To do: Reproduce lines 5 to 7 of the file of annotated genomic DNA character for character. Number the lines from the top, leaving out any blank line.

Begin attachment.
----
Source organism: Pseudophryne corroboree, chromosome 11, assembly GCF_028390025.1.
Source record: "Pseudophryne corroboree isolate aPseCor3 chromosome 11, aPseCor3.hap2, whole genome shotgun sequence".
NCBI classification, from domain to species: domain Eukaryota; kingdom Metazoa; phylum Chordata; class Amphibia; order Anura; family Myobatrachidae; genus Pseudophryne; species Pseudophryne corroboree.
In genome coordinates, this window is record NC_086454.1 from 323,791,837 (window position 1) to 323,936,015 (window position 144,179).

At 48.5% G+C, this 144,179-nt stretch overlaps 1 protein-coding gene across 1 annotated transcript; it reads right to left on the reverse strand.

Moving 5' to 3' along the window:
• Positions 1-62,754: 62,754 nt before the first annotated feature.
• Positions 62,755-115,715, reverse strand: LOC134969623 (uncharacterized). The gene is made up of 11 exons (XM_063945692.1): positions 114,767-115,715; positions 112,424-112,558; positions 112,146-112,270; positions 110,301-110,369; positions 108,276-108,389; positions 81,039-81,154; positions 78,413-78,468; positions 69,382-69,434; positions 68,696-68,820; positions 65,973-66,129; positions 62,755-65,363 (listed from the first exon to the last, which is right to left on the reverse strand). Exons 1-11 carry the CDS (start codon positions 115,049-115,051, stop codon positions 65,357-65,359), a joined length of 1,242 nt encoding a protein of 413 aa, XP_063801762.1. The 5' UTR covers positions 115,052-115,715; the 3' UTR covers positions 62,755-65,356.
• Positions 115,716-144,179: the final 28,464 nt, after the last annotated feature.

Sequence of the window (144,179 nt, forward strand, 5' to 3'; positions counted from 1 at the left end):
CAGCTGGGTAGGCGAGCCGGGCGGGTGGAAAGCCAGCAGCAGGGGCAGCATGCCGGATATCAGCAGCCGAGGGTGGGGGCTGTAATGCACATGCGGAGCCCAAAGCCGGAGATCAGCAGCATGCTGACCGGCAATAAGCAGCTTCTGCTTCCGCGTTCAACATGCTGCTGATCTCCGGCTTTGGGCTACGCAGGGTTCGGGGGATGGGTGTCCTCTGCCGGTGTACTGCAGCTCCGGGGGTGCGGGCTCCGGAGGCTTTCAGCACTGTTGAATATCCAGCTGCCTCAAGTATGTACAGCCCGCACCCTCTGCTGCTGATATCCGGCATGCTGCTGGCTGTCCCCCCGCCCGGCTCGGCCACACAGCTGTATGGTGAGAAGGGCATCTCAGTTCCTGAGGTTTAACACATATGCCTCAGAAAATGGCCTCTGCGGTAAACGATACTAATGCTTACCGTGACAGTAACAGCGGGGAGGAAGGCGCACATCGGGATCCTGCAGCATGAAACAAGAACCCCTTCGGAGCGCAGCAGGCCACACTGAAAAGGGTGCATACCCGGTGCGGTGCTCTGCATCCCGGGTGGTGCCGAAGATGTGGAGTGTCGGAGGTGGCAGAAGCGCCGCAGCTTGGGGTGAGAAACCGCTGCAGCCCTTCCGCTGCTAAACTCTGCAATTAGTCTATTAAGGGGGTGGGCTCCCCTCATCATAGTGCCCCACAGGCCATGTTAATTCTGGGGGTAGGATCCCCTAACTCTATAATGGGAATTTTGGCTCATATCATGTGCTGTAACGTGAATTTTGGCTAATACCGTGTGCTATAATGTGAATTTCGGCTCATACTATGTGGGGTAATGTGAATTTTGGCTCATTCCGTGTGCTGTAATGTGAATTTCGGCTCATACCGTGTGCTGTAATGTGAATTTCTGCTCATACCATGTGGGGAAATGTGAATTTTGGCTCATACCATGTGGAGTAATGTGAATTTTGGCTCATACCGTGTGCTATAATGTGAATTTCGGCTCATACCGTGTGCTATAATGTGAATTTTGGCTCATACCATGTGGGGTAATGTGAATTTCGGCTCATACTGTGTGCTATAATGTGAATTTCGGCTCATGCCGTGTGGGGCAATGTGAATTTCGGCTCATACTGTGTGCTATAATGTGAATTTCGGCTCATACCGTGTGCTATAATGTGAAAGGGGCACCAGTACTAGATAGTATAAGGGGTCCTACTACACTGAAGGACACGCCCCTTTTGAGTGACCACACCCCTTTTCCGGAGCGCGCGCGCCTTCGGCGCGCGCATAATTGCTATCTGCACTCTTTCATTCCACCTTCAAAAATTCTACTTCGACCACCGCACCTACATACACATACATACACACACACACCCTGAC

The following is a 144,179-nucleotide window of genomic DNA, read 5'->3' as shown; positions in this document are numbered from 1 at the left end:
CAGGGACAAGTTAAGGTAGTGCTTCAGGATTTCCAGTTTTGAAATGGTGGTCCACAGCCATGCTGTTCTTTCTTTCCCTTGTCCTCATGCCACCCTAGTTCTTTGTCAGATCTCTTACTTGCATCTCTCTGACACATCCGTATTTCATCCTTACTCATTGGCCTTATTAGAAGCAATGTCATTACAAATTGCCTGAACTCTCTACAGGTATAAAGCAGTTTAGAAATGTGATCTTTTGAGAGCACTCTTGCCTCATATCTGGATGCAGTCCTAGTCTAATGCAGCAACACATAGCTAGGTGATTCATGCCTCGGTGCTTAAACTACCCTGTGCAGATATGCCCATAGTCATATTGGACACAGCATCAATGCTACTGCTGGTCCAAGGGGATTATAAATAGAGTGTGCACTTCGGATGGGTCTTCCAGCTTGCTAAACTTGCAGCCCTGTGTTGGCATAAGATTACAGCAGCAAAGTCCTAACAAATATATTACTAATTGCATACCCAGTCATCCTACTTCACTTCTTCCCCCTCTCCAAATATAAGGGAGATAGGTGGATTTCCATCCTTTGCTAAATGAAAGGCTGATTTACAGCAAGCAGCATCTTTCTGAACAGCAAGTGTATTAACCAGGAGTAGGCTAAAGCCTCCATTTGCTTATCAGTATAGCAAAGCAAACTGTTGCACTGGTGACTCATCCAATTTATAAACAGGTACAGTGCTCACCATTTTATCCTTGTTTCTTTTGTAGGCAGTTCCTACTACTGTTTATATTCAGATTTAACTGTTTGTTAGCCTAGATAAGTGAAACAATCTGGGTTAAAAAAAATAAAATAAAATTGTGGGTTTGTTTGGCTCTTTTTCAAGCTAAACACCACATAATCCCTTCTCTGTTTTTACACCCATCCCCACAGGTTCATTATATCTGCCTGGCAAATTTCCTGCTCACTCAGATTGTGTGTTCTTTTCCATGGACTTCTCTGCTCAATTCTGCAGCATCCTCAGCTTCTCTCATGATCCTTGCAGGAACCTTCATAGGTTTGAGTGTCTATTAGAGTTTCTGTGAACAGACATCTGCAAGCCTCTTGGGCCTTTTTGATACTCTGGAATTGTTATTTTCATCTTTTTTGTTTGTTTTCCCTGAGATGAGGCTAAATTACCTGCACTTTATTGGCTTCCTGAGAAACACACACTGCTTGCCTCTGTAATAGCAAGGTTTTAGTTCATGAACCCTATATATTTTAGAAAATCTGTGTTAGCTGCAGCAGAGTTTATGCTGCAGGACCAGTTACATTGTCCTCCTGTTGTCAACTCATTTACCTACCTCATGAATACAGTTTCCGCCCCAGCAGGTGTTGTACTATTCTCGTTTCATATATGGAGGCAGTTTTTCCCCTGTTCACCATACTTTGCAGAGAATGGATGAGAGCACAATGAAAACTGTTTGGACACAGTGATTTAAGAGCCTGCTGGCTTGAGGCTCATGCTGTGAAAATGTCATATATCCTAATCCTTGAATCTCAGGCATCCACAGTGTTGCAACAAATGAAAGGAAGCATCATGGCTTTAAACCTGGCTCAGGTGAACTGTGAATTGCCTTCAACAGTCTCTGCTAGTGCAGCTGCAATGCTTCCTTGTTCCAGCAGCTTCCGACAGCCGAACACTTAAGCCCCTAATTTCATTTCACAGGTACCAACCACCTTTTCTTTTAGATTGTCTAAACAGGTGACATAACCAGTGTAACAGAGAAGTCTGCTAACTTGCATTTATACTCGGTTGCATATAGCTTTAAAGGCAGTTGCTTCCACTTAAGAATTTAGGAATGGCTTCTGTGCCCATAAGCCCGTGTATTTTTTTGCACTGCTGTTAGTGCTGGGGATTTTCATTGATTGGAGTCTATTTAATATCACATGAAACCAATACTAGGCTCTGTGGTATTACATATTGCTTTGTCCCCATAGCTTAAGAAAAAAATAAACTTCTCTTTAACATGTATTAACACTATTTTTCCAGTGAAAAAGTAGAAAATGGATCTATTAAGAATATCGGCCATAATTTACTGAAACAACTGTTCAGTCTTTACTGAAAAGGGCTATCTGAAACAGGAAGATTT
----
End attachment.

At 48.5% G+C, this 144,179-nt stretch overlaps 1 protein-coding gene across 1 annotated transcript; it reads right to left on the reverse strand.

Moving 5' to 3' along the window:
• Positions 1-62,754: 62,754 nt before the first annotated feature.